The family has a rule now: Basketball stays at the gym. Theresa has helped the family stick to that mantra throughout the years. When Doug needs to vent about something that happened at practice, he calls his mother and they discuss the matter in confidence.
"I think at first, just from talking to Doug, he was used to my dad being his dad," said Nick McDermott, Doug's brother. "He wasn't used to getting yelled at. I think it was tough his freshman year trying to get used to looking at Dad as coach and not my dad."
Greg escapes the pressures of the hardwood by playing golf with his sons. On the course, Doug jokes with Greg because he's the biggest guy in the family but he can't outdrive his sons.
It's a necessary diversion for all.
During a summer trip to Mexico, Doug and Greg debated only about whether the family should go to the beach or the resort's pool.
Defensive drills and jump shots can wait, they've learned.
"Off the floor, they're still father and son," Creighton senior Grant Gibbs said. "It's not an easy thing to do. … They've done a great job of balancing it."
Added Doug: "It's just been great. A great three years."
At Big East media day, Doug was a rock star trapped in a stream of meet-and-greets. He did not shy away from the multitude of interview requests. He simply retold the stories he's recited for the past three years. Most queries were associated with the fairy-tale plotline of a former potential redshirt-turned-All-American on his father's Division I squad or his decision to come back for his last season.
Doug, who has earned an assortment of individual awards, will turn pro soon. There will always be room in the NBA for a 6-8 forward who makes half of his 3-point attempts.
But Doug does not carry the diva persona that sometimes hinders young stars. He's personable and approachable, a young man who strives to remain humble.
"For our team, I don't think there's a better guy to have the spotlight on him because that stuff doesn't matter to him," Gibbs said.
Doug didn't have to come back. He wavered in the weeks prior to his final decision. But he was unsettled about departing prematurely as his team began its tenure in a new league.
"If it were the Missouri Valley, I don't know if I would've come back," he said. "This is the way I have to go out."
Plus, Doug knew that the 2013-14 campaign offered unique possibilities. With Gibbs back for a sixth season, Creighton will possess one of the most experienced crews in the new Big East, a league that provides a stage that Doug, Greg and the rest of the Bluejays have always desired.
This season is the culmination of an ambitious goal that has transformed Doug's life and an entire program.
"Deep down in my gut, I felt like I owed it to Creighton University and the fans, not just Creighton, but college basketball in general," he said. "I feel like a lot of guys leave for the NBA for the wrong reasons and maybe, just for the money, and I feel like there's so much more to my decision to come back."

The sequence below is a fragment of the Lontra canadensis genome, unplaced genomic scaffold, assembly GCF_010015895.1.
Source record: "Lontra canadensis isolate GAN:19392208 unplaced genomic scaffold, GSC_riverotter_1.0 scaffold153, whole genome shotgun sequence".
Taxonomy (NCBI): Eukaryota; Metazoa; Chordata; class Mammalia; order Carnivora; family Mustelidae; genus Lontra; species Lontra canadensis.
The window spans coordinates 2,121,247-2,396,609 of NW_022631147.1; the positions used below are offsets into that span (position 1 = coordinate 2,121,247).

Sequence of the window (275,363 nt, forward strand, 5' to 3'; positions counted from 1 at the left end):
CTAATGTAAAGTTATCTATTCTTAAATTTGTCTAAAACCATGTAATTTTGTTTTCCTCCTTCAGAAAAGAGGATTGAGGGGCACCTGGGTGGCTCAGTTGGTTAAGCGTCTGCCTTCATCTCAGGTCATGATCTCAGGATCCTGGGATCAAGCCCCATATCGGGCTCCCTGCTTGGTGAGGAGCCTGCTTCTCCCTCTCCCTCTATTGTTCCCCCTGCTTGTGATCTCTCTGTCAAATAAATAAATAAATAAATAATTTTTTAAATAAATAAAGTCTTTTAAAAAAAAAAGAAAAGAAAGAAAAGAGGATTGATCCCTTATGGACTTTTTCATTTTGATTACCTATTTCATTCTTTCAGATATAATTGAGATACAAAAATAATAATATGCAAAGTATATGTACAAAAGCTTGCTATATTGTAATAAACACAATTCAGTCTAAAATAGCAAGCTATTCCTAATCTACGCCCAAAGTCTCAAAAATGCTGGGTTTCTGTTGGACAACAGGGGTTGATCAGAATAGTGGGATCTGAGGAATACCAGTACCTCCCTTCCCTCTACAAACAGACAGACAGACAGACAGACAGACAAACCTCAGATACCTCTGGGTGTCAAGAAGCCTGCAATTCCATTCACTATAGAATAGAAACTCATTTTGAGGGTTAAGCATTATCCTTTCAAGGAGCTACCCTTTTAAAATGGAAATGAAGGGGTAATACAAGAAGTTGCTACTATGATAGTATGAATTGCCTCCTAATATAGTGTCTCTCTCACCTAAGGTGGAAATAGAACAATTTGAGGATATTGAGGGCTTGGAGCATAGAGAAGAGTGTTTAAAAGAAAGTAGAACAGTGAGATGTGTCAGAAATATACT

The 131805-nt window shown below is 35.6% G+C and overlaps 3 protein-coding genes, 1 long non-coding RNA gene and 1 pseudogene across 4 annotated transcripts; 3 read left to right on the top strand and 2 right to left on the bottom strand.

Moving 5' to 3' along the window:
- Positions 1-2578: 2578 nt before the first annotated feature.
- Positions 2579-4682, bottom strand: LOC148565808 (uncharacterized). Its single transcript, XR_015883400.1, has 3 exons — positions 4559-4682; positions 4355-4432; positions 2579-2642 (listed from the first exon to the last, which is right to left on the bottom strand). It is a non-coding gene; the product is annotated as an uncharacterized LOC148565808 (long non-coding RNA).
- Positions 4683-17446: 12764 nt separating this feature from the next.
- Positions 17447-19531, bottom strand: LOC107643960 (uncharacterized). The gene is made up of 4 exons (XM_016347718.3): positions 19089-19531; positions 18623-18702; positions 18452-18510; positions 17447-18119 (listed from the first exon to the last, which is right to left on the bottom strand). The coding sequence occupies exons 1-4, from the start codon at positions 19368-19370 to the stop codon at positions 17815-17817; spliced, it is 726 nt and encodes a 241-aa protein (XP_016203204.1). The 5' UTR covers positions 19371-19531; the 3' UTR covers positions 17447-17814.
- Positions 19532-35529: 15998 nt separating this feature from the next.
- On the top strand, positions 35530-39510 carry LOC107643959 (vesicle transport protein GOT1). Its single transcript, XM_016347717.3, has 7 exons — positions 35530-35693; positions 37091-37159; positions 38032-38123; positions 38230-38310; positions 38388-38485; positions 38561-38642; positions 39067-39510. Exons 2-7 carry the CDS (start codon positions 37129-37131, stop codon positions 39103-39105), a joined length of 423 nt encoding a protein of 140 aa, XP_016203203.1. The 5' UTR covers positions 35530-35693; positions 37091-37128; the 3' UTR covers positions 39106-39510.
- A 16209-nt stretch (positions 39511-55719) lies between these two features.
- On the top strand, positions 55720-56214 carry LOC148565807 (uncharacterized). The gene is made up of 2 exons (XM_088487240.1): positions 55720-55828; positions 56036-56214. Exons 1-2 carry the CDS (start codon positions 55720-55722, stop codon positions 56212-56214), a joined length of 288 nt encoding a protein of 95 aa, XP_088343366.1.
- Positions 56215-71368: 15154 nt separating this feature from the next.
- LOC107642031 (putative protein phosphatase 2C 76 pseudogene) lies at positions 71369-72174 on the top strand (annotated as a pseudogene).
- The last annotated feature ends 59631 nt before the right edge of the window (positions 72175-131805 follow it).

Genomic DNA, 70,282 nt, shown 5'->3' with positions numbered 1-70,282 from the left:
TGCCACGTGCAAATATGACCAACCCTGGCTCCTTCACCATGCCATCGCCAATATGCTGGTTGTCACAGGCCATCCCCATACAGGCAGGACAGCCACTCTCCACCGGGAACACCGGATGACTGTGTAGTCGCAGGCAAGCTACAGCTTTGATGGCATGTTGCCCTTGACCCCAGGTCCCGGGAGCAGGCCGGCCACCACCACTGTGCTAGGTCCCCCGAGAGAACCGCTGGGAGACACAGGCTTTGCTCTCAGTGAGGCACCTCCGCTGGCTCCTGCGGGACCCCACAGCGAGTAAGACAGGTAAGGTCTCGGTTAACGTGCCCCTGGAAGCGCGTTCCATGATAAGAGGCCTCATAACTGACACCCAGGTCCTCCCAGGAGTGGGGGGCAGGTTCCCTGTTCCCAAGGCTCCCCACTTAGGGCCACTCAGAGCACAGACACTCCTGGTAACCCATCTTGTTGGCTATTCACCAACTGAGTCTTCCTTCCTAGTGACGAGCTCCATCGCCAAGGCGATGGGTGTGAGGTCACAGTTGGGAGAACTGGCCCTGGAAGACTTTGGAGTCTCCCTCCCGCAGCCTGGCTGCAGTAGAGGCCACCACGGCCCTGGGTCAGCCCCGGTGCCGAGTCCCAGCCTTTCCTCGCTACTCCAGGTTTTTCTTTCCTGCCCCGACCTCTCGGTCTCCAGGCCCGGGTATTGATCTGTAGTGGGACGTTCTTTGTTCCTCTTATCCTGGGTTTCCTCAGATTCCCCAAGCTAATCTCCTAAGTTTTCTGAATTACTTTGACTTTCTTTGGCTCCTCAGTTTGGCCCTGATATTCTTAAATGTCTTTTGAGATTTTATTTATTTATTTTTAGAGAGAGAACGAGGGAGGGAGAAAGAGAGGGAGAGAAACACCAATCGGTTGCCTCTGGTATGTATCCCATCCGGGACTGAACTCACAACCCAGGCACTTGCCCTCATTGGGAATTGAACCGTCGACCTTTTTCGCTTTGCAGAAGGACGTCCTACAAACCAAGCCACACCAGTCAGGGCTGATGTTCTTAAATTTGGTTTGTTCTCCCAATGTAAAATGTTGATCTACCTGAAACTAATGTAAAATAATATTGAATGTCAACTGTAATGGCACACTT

The trek will end with a father and a son who've successfully deciphered difficult terrain. It didn't start that way. But Greg and Doug matured together and became a tandem that has contributed to Creighton's ascension.
It's impossible to separate the two as their next chapter begins.
Doug's return is centered on the things he wants to do for everyone else.
That's Doug. The guy who decided to give the program he loves one more season. The young man who'd rather hang out with his teammates than live in the spotlight. The athlete with an improbable tale that Hollywood couldn't script. The likely first-round pick who told the NBA to wait because college life would not.
But he's also a son. And this season, he hopes to leave his father's program in a healthy state as it begins life in a major conference.
"It's hard to think about because so much has happened and it has all happened so fast," he said. "I'm just enjoying the ride. I'm just really thankful for being able to play for him and having my family at my games and being able to play in front of a great fan base."
Without Doug, the Bluejays wouldn't be in the Big East. Without Greg recognizing the difference between the son he had to raise and the player he could become, Doug would have never carried Creighton there.
"Obviously, there were some rocky times early as we both tried to figure out how this whole dynamic is going to work," Greg said. "Since that time, it's been absolutely incredible. I think it's something that even 10 years down the road we're going to look back on and probably enjoy it and cherish it more than we do today."